The server block requires another js_set directive to define how the $request_uri_masked variable is evaluated.

NGINX JavaScript Code for Query String Masking

We add the maskRequestURI JavaScript function to the logmask.js file shown above. Like maskRemoteAddress(), maskRequestURI() depends on the fnv32a hashing function and so appears below it in the file.

The maskRequestURI function iterates through each key‑value pair in the query string, looking for specific keys that are known to contain personal data. For each of these keys, the value is transformed to a masked value.

Depending on the type of processing to be carried out on NGINX and NGINX Plus log files, the masked query string values may need to resemble genuine data. In the example above we have formatted zip to be five digits and email to comply with RFC 821. Other keys may require more sophisticated formatting or dedicated functions to construct them.

Query String Masking in Action

With these additions to our configuration, we can see query string masking in action.

$ curl "http://localhost/index.php?foo=bar&zip=90210&" ->
$ sudo tail --lines=1 /var/log/nginx/access*.log
==> /var/log/nginx/access.log <== - - [16/Mar/2017:20:05:55 +0000] "GET /index.php?foo=bar&zip=90210& HTTP/1.1" 200 26 "-" "curl/7.47.0"

==> /var/log/nginx/access_masked.log <== - - [16/Mar/2017:20:05:55 +0000] "GET /index.php?foo=bar&zip=38643& HTTP/1.1" 200 26 "-" "curl/7.47.0"


NGINX and NGINX Plus with the NGINX JavaScript module provide a simple and powerful solution for applying custom logic to request processing. In this article we demonstrated how NGINX JavaScript can be used to mask personal data so that log files can be written in a way that allows offline analysis without violating data protection requirements.

We would love to hear about how you are using NGINX JavaScript to solve business problems – please tell us about it in the comments section below.

To try NGINX Plus, start your free 30-day trial or contact us to discuss your use cases.

Enabling NGINX JavaScript for NGINX and NGINX Plus

Loading the NGINX JavaScript Module for NGINX Plus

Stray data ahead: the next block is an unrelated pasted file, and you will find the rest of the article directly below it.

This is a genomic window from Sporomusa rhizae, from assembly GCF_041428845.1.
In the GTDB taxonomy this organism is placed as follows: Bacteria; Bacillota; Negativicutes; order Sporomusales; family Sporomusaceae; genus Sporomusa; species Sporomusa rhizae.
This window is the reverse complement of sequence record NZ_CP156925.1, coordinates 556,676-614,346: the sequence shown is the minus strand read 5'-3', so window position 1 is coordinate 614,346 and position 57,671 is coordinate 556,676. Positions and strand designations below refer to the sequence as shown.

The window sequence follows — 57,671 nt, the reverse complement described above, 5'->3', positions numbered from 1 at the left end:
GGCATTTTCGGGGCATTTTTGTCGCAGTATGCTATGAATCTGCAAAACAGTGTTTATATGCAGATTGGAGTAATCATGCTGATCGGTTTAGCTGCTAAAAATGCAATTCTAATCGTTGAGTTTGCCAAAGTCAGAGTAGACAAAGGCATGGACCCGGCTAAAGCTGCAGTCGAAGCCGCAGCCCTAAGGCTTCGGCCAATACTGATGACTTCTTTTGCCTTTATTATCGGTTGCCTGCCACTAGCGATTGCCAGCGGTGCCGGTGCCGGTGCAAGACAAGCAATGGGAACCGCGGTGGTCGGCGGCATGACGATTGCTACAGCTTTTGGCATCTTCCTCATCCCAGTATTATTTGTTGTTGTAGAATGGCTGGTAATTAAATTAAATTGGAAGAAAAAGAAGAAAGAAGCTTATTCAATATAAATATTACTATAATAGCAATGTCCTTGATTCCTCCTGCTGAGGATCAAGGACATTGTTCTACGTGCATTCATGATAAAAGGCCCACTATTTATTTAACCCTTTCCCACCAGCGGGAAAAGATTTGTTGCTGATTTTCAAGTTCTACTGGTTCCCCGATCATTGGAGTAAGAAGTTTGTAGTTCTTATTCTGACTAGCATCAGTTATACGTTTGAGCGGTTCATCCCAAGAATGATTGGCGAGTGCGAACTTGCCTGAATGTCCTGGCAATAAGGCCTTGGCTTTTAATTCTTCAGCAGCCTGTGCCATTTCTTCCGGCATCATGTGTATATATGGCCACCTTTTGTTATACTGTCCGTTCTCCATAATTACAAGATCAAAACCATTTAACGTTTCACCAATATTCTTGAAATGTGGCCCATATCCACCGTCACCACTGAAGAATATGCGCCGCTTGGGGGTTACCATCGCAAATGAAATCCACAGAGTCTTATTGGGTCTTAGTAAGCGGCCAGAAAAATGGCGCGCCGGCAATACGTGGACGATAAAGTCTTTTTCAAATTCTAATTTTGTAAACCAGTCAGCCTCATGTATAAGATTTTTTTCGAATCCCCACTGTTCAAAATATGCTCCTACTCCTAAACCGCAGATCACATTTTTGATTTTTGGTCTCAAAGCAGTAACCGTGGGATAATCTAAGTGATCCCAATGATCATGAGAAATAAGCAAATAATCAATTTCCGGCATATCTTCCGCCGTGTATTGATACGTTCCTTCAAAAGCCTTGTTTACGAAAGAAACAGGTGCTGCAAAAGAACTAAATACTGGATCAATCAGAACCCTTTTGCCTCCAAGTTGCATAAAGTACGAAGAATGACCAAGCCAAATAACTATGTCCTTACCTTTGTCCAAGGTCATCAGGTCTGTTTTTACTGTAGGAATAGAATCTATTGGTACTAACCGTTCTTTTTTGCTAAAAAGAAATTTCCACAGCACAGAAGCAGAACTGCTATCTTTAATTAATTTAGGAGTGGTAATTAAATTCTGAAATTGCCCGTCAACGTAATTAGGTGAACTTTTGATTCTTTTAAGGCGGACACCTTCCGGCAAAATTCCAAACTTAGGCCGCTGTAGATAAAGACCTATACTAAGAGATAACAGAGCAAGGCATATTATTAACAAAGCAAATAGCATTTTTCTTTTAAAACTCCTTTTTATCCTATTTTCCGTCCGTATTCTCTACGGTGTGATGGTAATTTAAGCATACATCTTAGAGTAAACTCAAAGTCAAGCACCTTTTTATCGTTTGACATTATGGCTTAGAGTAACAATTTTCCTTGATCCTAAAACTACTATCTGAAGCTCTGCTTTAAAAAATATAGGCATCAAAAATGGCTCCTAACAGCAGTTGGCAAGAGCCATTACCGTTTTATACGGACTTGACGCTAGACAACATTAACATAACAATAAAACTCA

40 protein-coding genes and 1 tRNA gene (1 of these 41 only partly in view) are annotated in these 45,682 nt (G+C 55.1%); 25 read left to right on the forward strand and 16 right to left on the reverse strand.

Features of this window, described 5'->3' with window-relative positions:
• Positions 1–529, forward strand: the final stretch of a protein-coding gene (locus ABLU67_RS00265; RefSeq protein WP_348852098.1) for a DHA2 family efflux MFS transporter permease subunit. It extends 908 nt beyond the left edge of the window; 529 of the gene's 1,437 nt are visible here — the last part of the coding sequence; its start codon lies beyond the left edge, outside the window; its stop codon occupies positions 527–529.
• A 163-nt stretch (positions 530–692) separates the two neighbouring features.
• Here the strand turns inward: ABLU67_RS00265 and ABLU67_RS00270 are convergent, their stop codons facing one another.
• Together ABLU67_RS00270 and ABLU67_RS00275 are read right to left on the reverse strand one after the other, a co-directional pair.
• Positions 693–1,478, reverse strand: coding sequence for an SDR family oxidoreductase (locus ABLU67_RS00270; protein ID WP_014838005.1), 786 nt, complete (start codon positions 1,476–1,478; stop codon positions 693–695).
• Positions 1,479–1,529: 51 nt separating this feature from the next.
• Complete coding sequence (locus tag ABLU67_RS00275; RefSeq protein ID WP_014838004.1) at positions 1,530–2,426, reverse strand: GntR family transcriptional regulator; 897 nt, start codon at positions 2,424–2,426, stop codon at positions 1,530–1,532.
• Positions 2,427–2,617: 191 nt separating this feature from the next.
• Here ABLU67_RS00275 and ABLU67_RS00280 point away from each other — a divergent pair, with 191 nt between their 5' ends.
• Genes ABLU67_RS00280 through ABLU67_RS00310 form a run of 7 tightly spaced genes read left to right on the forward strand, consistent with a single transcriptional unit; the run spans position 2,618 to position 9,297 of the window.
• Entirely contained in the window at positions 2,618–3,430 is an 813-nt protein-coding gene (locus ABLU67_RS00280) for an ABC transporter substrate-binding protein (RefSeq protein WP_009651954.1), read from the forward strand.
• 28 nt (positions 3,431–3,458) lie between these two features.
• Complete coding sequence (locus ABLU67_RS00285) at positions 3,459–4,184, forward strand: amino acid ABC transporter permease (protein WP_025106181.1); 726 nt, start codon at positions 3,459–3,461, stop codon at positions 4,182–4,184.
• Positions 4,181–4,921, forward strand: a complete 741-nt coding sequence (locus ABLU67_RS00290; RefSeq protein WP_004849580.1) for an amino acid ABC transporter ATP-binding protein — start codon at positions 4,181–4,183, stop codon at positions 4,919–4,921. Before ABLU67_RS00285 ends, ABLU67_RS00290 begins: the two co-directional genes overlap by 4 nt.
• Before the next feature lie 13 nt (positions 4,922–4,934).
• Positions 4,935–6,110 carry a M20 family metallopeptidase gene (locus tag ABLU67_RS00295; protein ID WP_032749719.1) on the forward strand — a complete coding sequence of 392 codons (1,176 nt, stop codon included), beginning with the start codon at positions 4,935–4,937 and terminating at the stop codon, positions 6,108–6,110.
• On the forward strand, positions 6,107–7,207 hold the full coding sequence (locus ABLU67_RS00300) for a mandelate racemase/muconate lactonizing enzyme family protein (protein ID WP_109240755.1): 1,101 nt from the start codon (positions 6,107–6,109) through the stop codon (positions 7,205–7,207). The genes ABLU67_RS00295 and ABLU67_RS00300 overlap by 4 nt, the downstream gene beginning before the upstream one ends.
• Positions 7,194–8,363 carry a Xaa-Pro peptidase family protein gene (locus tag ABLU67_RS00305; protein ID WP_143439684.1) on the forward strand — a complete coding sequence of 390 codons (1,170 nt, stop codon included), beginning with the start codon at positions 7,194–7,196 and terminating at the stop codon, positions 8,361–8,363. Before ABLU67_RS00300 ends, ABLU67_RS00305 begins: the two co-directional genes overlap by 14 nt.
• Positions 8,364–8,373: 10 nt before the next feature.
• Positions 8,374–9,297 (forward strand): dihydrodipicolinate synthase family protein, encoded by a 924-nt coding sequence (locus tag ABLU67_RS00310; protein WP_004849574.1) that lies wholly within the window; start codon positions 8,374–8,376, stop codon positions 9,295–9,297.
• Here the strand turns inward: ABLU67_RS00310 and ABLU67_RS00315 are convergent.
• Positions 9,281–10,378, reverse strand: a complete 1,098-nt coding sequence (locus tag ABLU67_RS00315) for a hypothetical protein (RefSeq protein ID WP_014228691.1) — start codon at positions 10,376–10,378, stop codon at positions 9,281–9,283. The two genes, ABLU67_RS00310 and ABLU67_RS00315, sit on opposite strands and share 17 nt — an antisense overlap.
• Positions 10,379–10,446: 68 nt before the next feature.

NGINX JavaScript is available as a free dynamic module for NGINX Plus subscribers. For loading instructions, see the NGINX Plus Admin Guide.

Loading the NGINX JavaScript Module for NGINX Open Source

The NGINX JavaScript module is included by default in the official NGINX Docker image. If your system is configured to use the official prebuilt packages for NGINX Open Source and your installed version is 1.9.11 or later, then you can install NGINX JavaScript as a prebuilt package for your platform.

  1. Install the prebuilt package.

    • For Ubuntu and Debian systems:

      $ sudo apt-get install nginx-module-njs
    • For RedHat, CentOS, and Oracle Linux systems:

      $ sudo yum install nginx-module-njs
  2. Enable the module by including a load_module directive for it in the top‑level ("main") context of the nginx.conf configuration file (not in the http or stream context). This example loads the NGINX JavaScript modules for both HTTP and TCP/UDP traffic.

    load_module modules/;
    load_module modules/;
  3. Reload NGINX Plus to load the NGINX JavaScript modules into the running instance.

    $ sudo nginx -s reload

Compiling NGINX JavaScript as a Dynamic Module for NGINX Open Source

If you prefer to compile an NGINX module from source:

  1. Follow these instructions to build either or both the HTTP and TCP/UDP NGINX JavaScript modules from the open source repository.
  2. Copy the module binaries (, to the modules subdirectory of the NGINX root (usually /etc/nginx/modules).
  3. Perform Steps 2 and 3 in Loading the NGINX JavaScript Module for NGINX Open Source.
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Liam Crilly

F5 产品管理总监


F5, Inc. 是备受欢迎的开源软件 NGINX 背后的商业公司。我们为现代应用的开发和交付提供一整套技术。我们的联合解决方案弥合了 NetOps 和 DevOps 之间的横沟,提供从代码到用户的多云应用服务。访问 了解更多相关信息。